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Readjustments in Pipelineistan

By       Message Kenneth Anderson       (Page 1 of 1 pages)     Permalink

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Georgia has long been viewed as an alternative -- indeed, the only alternative -- to trans-Russian transport of Central Asian oil and gas to western markets.  To that end, the crown jewel of the movement was the Baku-Tbilisi-Ceyhan (BTC) oil pipeline, which saw its opening in May of 2006.  Initially, Russia expressed resistance to the BTC pipeline, but viewed it as predictable competition to its near-monopoly on European petroleum delivery, uttering only the occasional diatribe against the project.  Operations of the pipeline and two others through Georgia proceeded apace, delivering some 1.5 million bbls/day of oil to western markets with little political or economic friction.  Until now.  Now, the moronic military move by Mikheil Saakashvili has entirely jeopardized his country's unique strategic situation, causing untold concern for oil markets, producers and foreign investors.  As usual, however, the American foreign policy establishment continues to paint Russia as the "unstable" actor in the conflict, but Georgia's neighbors are too well-informed for that nonsense.  Besides, most utterances by the Washington circuit are meant for western, and especially American public, consumption, which means they don't generally comport with reality.

Until Georgia's ill-advised transgression, Kazakhstan had been expressing great interest in shipping more oil through the BTC, interest that had been garnered by Azerbaijan, which also was keen to see Kazakh oil move through its capital in Baku.  Those years of interest and plans now appear threatened by Saakashvili's self-induced instability.  On August 10, Azerbaijan suspended shipment of 200,000 bbls of oil to the BTC pipeline, while Kazakhstan dry-docked all vessels and tankers that had been "filled with oil" and moved the oil to storage.  Plans for the Trans-Caspian Gas Pipeline (TCGP), which would bring Turkmen gas to Azerbaijan, are now most certainly doomed in the near to mid term, as energy expert Pavel Baev says, "a trans-Caspian gas pipeline can be considered a forever buried chimera."  The planned Nabucco pipeline, a natural gas pipeline extension of the Baku-Tbilisi-Erzurum line, is also mired in uncertainty. 

Most importantly to the big board energy players, no one has any real understanding of why exactly Saakashvili launched his ill-fated, foolish attack, and it is that kind of uncertainty -- the uncertainly of dealing with someone not entirely hinged -- that is also causing problems for Georgians and Azerbaijanis, as it is now widely expected that future oil transit plans will seek to avoid rather than exploit the Georgian transit route.  This doesn't mean that current capacity will go unused, at least in the long term.  Although the recent moves by Kazaskstan cause one to wonder with what the BTC will be filled, if not Kazakh oil, unused carrying capacity cannot continue for long under the current price/demand regime.  Overall, however, Saakashvili has seriously compromised consideration toward future investment in Georgia, at least until he is gone.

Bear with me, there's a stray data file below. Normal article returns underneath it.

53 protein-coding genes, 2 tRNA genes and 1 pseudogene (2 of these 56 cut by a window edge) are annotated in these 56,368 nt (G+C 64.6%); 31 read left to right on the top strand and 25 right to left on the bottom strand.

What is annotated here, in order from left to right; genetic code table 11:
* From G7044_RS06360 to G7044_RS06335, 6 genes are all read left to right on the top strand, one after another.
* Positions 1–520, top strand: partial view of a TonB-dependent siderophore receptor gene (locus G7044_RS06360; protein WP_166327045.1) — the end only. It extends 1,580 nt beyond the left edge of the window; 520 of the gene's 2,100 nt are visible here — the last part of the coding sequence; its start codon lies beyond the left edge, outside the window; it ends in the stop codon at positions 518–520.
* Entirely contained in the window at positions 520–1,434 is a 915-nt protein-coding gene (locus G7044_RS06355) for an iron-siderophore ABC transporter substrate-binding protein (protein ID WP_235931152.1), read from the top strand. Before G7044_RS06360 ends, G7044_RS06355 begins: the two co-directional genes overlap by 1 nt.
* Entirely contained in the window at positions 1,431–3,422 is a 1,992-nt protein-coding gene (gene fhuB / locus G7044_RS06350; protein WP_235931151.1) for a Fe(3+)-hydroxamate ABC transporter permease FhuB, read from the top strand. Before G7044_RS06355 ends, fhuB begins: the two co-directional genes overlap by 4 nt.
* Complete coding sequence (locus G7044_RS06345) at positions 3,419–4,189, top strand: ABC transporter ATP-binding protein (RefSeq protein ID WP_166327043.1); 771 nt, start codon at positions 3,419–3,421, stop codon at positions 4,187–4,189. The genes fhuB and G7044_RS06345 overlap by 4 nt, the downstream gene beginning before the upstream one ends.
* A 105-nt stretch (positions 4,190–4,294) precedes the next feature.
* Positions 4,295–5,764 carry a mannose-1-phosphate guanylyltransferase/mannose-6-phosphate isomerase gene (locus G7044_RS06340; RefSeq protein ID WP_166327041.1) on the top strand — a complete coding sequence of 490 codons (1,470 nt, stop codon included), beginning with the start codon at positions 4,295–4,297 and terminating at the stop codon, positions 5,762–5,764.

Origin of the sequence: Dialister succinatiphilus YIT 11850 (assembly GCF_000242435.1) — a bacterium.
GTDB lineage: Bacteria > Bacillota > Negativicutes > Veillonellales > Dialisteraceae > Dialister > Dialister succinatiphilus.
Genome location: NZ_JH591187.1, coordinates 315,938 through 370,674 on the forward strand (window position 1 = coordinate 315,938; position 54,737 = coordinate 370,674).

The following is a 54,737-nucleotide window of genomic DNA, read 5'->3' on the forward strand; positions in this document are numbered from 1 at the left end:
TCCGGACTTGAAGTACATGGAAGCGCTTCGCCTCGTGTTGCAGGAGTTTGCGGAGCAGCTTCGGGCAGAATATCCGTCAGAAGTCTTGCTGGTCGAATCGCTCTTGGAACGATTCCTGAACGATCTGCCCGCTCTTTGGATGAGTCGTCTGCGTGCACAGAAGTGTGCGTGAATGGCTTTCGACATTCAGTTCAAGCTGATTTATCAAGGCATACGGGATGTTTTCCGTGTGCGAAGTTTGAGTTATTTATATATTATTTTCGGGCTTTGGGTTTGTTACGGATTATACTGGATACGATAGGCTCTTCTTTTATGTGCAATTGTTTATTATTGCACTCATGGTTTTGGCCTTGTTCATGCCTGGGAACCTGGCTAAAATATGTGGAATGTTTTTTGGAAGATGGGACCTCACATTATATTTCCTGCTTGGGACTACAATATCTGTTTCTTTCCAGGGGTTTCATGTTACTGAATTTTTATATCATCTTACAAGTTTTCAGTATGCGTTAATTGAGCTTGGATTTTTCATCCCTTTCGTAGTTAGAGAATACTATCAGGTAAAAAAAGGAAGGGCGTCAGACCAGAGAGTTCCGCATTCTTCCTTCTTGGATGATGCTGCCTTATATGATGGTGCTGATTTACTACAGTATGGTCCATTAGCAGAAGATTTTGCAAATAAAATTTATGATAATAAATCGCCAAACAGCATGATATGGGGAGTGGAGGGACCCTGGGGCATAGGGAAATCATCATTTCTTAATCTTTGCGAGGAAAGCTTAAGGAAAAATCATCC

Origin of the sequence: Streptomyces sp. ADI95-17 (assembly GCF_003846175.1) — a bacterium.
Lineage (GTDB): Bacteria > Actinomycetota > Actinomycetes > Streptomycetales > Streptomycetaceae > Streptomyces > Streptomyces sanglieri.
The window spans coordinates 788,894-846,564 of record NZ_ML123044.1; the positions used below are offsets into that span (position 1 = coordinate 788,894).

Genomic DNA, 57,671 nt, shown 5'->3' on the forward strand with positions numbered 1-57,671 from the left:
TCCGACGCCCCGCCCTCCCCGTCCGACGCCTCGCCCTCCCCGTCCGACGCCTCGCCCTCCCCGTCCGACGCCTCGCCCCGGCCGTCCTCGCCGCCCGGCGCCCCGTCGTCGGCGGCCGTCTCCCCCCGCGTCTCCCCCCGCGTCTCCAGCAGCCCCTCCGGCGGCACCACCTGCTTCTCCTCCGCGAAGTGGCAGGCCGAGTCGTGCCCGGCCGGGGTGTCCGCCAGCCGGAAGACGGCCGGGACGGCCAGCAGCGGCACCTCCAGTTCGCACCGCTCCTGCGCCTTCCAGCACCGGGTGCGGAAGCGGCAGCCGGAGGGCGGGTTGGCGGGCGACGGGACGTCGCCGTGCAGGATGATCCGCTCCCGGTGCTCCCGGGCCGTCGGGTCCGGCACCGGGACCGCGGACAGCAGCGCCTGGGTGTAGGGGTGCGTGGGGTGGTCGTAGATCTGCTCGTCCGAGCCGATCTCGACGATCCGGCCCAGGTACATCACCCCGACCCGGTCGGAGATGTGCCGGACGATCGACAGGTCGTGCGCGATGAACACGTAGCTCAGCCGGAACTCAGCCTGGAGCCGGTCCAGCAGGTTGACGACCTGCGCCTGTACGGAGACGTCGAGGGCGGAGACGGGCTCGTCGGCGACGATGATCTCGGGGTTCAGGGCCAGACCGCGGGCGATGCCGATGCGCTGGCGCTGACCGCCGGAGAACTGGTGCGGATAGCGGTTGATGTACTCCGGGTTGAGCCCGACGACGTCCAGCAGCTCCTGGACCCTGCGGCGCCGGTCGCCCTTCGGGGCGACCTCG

Naturally, there are a multitude of pipeline projects on the Central Asian table, many if not all them creating sizable headaches for the sizable heads in Washington, who can only see their glorious visions of benevolent global hegemony swirling around the international drain of irrelevance and despair.  In the immediate aftermath of the Georgian conflict and a result of the disruption of supplies from Azerbaijan, Iran and Turkey announced, in a joint meeting in Istanbul, that Iran would boost natural gas exports to Turkey.  Turkish pipeline company, Botas, announced that increased gas imports from Iran were being implemented "in order to compensate for a reduction in Azerbaijani supplies."  

Furthermore, Iranian President Mahmoud Ahmadinejad and Turkish President Abdullah Gul are expected to agree on an "enhancement of an energy partnership," with deals to develop gas fields in Iran and build a new gas pipeline expected to cost $600 million.  In anticipation of this agreement, India also expressed keen interest in joining the Medstream pipeline project running from Turkey and thence through Israel, ironically enough, carrying, in part, quantities of Iranian gas.  The project is a cluster of five pipelines transporting oil, gas, water, electricity and fiber optics.  Both Russia and Azerbaijan, too, are indicating a willingness to use the pipeline for the transport of oil and gas, bypassing Georgia altogether.

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Despite its intention to sign an agreement on the long-sought Iran-Pakistan-India (IPI) pipeline, India's interest in the Medstream project comes in light of ongoing difficulties with the vaunted IPI pipeline, difficulties that have mostly arisen from Pak intransigence on transit fees and now rising tensions between the two countries on the Kashmir borders region.  Though the transit fee issue has been resolved, the border conflict could prove a hurdle to cooperation on the IPI.  However, with Musharraf on the verge of ouster, Indo-Pak border troubles may find themselves also on the wain.  And that situation may ease further since China has also expressed interest in joining the IPI pipeline.  Even though Musharraf is now pledging to face impeachment charges about to be brought against him by Pakistan's parliament, the president's political demise is certain.  Nonetheless, the IPI pipeline deal, in the works now for more than fifteen years, is still on the rails.